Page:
Ireland's economic hard times are far from over for the record number of young people who are faced with ongoing joblessness.

Speaking to a Bloomberg reporter this week, Irish father Anthony Roche revealed that he has urged his unemployed son to emigrate to Australia to escape the country’s economic collapse.

'I’ve seen the good times and the bad and these are the worst,' Roche, 45, who now works one or two days a week after he closed his business laying floors for bars and restaurants 18 months ago, told Bloomberg. 'There are plenty of people there to work, but there isn’t any work out there. That’s why people are leaving these shores again.'


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Although Ireland's economy is beginning to recover 15 months after the banking bailout, the Irish government acknowledges the country is still in the midst of the worst economic crisis since World War II.

With the unemployment rate at a towering 14.2 percent, close to the highest level since the 1980s, only Spain and Greece now have higher jobless figures in the euro region.

'Unemployment is a huge problem for Ireland,' Michael O’Sullivan, head of portfolio strategy at Credit Suisse Private Banking in London told Bloomberg. 'Ireland has the additional strait- jacket of the euro-zone austerity mantra, which for Ireland may have the short-term effect of creating lots of unemployment.'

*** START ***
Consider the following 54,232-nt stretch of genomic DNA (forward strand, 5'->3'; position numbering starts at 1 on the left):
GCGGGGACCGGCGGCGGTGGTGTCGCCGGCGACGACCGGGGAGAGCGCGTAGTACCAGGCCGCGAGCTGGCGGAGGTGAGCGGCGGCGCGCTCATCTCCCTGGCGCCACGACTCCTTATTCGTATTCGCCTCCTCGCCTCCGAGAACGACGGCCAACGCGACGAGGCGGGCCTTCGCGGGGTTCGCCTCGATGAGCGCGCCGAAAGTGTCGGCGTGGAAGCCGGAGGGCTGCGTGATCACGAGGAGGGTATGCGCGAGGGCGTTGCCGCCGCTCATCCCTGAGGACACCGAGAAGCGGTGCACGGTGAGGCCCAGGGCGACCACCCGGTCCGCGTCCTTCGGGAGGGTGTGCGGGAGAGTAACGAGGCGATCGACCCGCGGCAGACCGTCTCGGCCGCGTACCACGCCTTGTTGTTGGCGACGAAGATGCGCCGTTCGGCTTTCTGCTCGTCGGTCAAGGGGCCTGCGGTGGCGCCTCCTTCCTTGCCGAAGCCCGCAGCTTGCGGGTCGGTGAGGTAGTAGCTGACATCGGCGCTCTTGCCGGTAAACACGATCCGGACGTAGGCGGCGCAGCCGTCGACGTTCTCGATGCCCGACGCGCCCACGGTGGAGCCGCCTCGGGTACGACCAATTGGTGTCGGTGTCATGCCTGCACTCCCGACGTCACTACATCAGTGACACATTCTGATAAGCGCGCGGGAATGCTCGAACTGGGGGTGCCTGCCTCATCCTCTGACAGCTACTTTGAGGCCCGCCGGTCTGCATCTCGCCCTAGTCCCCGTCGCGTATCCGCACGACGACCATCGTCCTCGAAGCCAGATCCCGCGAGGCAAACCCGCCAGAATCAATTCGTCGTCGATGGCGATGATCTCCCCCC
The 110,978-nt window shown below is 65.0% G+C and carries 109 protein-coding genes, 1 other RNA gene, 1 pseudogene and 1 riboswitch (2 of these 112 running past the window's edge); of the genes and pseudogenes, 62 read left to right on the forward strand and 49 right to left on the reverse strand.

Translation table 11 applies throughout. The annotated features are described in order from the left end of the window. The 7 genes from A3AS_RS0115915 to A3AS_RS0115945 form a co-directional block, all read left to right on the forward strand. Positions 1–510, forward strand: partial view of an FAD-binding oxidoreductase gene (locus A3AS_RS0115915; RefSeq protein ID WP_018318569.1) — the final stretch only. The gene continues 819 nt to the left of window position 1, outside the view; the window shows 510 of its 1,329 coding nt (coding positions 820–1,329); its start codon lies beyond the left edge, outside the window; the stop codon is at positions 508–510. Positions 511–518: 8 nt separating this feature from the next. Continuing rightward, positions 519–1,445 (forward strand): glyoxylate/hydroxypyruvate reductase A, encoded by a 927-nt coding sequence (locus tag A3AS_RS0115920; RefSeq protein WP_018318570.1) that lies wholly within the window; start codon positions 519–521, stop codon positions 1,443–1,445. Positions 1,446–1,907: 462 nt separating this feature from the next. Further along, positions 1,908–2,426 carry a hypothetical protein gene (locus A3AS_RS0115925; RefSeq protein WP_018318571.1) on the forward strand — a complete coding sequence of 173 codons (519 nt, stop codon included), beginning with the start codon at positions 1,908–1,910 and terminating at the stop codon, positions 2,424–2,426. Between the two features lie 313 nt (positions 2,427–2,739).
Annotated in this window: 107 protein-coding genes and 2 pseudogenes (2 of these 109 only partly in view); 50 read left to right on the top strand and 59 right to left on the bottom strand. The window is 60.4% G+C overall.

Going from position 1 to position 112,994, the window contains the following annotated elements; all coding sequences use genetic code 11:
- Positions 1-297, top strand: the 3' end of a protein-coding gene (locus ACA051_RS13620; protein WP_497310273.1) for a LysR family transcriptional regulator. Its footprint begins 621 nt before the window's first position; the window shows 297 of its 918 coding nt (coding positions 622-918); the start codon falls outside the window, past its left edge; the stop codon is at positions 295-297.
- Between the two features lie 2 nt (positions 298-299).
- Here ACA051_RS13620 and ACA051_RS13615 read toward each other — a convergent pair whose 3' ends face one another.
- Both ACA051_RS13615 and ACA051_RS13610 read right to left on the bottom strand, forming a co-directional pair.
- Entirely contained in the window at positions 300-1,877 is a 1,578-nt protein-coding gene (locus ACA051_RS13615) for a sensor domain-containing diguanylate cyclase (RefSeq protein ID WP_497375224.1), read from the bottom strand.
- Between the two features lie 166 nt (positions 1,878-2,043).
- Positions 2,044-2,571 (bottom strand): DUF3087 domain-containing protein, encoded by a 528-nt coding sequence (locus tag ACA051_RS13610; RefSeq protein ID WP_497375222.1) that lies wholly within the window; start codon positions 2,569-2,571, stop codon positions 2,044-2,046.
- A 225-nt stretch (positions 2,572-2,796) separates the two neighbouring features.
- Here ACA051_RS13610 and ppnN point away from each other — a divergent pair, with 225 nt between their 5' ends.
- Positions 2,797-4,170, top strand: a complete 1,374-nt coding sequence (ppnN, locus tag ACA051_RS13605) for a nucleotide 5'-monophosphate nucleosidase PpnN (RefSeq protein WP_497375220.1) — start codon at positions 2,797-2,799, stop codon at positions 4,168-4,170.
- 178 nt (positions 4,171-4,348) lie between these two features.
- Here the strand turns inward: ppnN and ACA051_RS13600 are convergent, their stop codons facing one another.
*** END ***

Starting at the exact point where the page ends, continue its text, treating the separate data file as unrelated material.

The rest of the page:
Meanwhile, Irish emigration rose to the highest level since the 19th century in the 12 months ending in April 2011, with about 76,400 people leaving Ireland during the period, according to the Central Statistics Office.

Irish Prime minister Enda Kenny was elected with a mandate to fix Ireland’s jobs crisis, but the pace of change has been too slow for many. 'Many of the unemployed are among our most talented and are facing a dole queue or emigration,' Kenny said during a speech in Cork on February 3. 'I, and the rest of cabinet, am working day and night to get them into work,' he added.